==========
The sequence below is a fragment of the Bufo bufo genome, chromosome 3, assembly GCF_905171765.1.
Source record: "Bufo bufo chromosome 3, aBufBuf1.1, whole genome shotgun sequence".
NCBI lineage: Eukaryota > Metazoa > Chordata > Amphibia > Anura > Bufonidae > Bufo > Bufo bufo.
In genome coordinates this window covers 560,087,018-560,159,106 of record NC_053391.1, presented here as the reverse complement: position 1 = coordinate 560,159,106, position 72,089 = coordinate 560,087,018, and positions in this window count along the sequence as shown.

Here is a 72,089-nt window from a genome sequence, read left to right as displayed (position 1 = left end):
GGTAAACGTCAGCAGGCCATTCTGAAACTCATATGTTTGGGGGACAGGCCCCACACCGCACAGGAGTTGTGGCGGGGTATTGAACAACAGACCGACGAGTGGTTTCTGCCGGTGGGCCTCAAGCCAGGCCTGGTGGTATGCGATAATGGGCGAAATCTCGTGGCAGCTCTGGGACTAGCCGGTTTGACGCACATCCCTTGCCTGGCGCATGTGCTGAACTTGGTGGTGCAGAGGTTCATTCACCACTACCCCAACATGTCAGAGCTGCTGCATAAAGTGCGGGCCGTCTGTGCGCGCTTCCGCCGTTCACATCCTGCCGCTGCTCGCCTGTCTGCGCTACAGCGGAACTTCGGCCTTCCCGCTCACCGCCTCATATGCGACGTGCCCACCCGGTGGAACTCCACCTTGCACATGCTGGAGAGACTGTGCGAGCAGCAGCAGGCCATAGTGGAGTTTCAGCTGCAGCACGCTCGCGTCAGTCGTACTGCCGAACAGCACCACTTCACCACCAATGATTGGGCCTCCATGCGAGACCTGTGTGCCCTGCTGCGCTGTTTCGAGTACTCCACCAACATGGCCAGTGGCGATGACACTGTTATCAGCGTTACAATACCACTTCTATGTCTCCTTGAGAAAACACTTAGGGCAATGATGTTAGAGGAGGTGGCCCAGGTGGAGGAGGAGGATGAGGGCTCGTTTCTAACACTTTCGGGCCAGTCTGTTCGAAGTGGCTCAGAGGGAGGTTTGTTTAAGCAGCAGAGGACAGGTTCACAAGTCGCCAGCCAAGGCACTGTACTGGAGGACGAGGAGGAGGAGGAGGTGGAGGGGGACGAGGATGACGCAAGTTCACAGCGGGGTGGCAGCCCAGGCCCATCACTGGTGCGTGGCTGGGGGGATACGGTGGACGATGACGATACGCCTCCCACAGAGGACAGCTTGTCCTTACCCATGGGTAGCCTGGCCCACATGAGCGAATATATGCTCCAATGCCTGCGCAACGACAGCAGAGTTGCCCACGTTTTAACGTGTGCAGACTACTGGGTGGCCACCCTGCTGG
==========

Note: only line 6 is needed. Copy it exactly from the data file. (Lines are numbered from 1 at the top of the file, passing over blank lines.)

GGTAAACGTCAGCAGGCCATTCTGAAACTCATATGTTTGGGGGACAGGCCCCACACCGCACAGGAGTTGTGGCGGGGTATTGAACAACAGACCGACGAGTGGTTTCTGCCGGTGGGCCTCAAGCCAGGCCTGGTGGTATGCGATAATGGGCGAAATCTCGTGGCAGCTCTGGGACTAGCCGGTTTGACGCACATCCCTTGCCTGGCGCATGTGCTGAACTTGGTGGTGCAGAGGTTCATTCACCACTACCCCAACATGTCAGAGCTGCTGCATAAAGTGCGGGCCGTCTGTGCGCGCTTCCGCCGTTCACATCCTGCCGCTGCTCGCCTGTCTGCGCTACAGCGGAACTTCGGCCTTCCCGCTCACCGCCTCATATGCGACGTGCCCACCCGGTGGAACTCCACCTTGCACATGCTGGAGAGACTGTGCGAGCAGCAGCAGGCCATAGTGGAGTTTCAGCTGCAGCACGCTCGCGTCAGTCGTACTGCCGAACAGCACCACTTCACCACCAATGATTGGGCCTCCATGCGAGACCTGTGTGCCCTGCTGCGCTGTTTCGAGTACTCCACCAACATGGCCAGTGGCGATGACACTGTTATCAGCGTTACAATACCACTTCTATGTCTCCTTGAGAAAACACTTAGGGCAATGATGTTAGAGGAGGTGGCCCAGGTGGAGGAGGAGGATGAGGGCTCGTTTCTAACACTTTCGGGCCAGTCTGTTCGAAGTGGCTCAGAGGGAGGTTTGTTTAAGCAGCAGAGGACAGGTTCACAAGTCGCCAGCCAAGGCACTGTACTGGAGGACGAGGAGGAGGAGGAGGTGGAGGGGGACGAGGATGACGCAAGTTCACAGCGGGGTGGCAGCCCAGGCCCATCACTGGTGCGTGGCTGGGGGGATACGGTGGACGATGACGATACGCCTCCCACAGAGGACAGCTTGTCCTTACCCATGGGTAGCCTGGCCCACATGAGCGAATATATGCTCCAATGCCTGCGCAACGACAGCAGAGTTGCCCACGTTTTAACGTGTGCAGACTACTGGGTGGCCACCCTGCTGG